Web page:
More important and lasting than this book itself are the questions it raises about our culture's discourse about child sexual abuse. How can a book as flawed in its arguments and premises and as extreme in its conclusions as Satan's silence secure a major publisher and attract enthusiastic endorsements from distinguished academics? What forces are at work in the media and in the culture that cause us to focus on these extreme and sensationalistic voices? How worried should we be about the current pendulum swing toward hysterical skepticism?
The most important fuel for Satan's silence and other work purportedly exposing the "ritual abuse hoax" is the indefensible professional practice associated with beliefs in a widespread satanic conspiracy. Evidence has been available for at least a decade that some professionals motivated by such beliefs have engaged in "professional" practice that, at the very least, is not supported in the empirical research literature and, at the worst, is highly destructive. The failure of licensing boards, professional peers, professional society ethical committees, insurance companies, and the courts to protect individuals from extreme instances of bad professional practice has opened the door for critics from outside the field. There is a glaring need for reforms that effectively protect consumers, particularly of mental health services; if those reforms do not come from within the professions, they will be imposed from without, and might be as ill-informed and ill-motivated as the proposals set forth in Satan's silence.
From the kernels of truth on both sides--the occurrence of sexual abuse in day care that does involve "ritual elements," on the one hand, and indefensible professional practice, on the other--has sprung the impassioned rhetoric under examination. The complex cultural and human forces drawing us to these rhetorical extremes underlie our reduction of other social problems to symbols and soundbites as well: among these forces are the love of sensationalism and drama, impatience with factual and moral complexity, inability to devote sustained attention to much besides the demands of work and family, and the profit motive on the part of writers and producers. Certainly the outrage and consternation produced by excesses of the "ritual abuse believers," professionals who practiced in their wake, and reporters who pushed their story inspired equally inflammatory tracts from the other side. Driving the culture's fascination with, alternately, "ritual abuse" an d "the ritual abuse hoax" might also be a deeper fear, involving the same actors, but in different roles: a fear that trusted social agents--social workers, police officers, judges, psychologists, clergy--will elude our control, fear rooted in our vulnerability to individuals in these roles.
The good news is that the news runs in cycles. In the 1980's, the damage caused by "ritual abuse" was news; in the 1990's, the damage caused by the "ritual abuse hoax" is news. Surely once more the "issue-attention cycle" (Downs, 1972), whereby a social issue gains quick adherents and a flurry of media attention only to fade from view as its complexity and intractability become evident, is about to run its course. Reporters have spoken to me recently of their sense that the story has nearly been played out, and have questioned the extremism of Debbie Nathan and other reporters for whom fact doesn't stand a chance in the face of ideology.
Given that another flood of credulous stories about alleged "ritual abuse" is unlikely in the foreseeable future, we might be approaching a window of opportunity for somewhat more reasoned and well-informed discussion of the complex issues of sexual abuse in day care and "ritual" elements in sexual abuse. Even better, as Bette Bottoms and her colleagues suggest, would be a shift in focus of both media and professional attention away from the rarity of "ritual abuse" to the more common and well-documented phenomenon of religion-related child abuse (Bottoms, Shaver, Goodman, and Qin, in press). This shift is certainly warranted if our ultimate aim is to help the greatest number of child victims.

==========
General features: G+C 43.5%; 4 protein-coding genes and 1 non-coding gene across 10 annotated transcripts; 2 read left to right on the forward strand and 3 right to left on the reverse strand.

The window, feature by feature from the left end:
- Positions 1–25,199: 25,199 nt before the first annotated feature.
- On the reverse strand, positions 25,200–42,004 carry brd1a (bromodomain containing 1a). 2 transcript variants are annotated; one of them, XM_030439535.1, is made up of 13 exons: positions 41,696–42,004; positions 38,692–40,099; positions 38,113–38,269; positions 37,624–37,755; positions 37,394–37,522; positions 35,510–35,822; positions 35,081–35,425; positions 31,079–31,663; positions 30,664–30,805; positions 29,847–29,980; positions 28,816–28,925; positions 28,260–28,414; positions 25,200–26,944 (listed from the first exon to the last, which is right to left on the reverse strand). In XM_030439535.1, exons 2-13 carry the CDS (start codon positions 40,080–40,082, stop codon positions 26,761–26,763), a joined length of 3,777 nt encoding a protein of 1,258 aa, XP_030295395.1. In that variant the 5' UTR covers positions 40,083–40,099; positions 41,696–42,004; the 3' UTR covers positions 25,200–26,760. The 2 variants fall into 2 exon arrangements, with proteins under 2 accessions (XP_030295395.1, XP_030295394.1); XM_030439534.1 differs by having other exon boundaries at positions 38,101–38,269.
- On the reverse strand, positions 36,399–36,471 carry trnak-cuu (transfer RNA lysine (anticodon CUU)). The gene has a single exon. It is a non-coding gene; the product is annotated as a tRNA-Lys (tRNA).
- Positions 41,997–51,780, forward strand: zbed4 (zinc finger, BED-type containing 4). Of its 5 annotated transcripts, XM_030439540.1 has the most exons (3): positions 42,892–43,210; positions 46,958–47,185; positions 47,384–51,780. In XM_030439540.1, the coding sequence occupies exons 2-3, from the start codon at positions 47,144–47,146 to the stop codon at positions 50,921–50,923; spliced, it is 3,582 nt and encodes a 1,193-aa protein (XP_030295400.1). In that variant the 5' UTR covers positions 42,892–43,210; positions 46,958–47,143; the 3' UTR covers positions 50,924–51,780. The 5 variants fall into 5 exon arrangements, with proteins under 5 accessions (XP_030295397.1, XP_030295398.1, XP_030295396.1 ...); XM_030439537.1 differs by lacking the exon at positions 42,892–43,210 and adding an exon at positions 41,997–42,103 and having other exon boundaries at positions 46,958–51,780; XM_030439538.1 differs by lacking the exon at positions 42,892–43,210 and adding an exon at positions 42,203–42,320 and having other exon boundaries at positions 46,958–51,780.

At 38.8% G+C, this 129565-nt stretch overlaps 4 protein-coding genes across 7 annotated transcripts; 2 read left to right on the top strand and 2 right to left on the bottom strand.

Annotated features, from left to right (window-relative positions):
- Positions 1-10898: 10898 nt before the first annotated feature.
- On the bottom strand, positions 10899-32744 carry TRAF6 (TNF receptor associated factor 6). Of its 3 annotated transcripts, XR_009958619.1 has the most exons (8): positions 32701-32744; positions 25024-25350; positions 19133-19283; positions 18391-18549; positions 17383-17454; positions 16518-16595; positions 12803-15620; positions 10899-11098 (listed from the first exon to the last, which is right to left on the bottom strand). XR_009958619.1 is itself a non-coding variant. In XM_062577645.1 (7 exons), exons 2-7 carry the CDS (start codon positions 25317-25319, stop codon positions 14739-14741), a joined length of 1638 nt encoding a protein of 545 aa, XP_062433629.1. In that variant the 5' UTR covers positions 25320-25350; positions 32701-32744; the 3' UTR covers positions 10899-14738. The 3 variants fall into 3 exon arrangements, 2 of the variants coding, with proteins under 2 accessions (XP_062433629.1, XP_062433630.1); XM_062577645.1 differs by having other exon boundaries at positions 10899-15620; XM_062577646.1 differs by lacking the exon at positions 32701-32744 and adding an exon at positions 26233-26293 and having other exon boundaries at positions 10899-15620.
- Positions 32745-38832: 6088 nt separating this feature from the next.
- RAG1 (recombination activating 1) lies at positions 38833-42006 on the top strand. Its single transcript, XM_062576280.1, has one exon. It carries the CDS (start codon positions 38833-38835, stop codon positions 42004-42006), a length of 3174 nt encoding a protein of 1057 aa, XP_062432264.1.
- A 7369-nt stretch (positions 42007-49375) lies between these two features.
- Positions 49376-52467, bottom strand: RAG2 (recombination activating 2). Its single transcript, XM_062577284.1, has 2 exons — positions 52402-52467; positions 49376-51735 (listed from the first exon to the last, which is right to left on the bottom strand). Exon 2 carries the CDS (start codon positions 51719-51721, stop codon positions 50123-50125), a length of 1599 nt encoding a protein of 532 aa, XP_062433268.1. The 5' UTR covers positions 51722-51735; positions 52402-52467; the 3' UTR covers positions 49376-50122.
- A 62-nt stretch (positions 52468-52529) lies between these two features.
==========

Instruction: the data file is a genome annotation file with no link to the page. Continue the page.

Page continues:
Cultural discourse about child abuse and neglect
will likely always be characterized by a certain amount of sensationalism
and extremism. The subject is too fraught with emotion for consideration
of it always to be the model of reason. Professionals in the field of
child maltreatment can ensure that less of the sensationalism is dedicated
to exposing their alleged malpractice if they develop effective methods
for rigorous self-policing. Establishing and maintaining high standards
for professional practice will not only disarm legitimate critics, it will
help us ensure that everyone affected by child maltreatment does in fact
receive the best possible professional response.
APSAC Fact Sheet on Ritual Abuse (1995). Chicago, IL: American Professional Society on the
Abuse of Children.
Bottoms, B.L., Shaver, P.R., Goodman, G.S., and Qin, J. (in press). In the name of God: A profile of religion-related child abuse. Journal of Social Issues.
Bottoms, B.L., Shaver, P.R., & Goodman, G.S. (in press). An analysis of ritualistic and religion- related child abuse allegations. Law and Human Behavior.
Downs, A. (1972). Up and down with ecology--the "issue-attention cycle." Public Interest, 28, 38-50.
Finkelhor, D. & Williams (1988), L.M.. Nursery crimes: Sexual abuse in day care. Newbury Park, CA: Sage Publications.
Lanning, K.V. (1992). Investigator's guide to allegations of "ritual" child abuse. Quantico, VA:
Federal Bureau of Investigation, National Center for the Analysis of Violent Crime.
Underwager, R. & Wakefield, H. (1993). Interview with Ralph Underwager and Holida
Wakefield. Paidika: The Journal of Paedophilia, 3, 1 (Winter), pp. 2-12.
Theresa Reid is Executive Director of the American Professional Society on the Abuse of Children (APSAC), in Chicago, Illinois.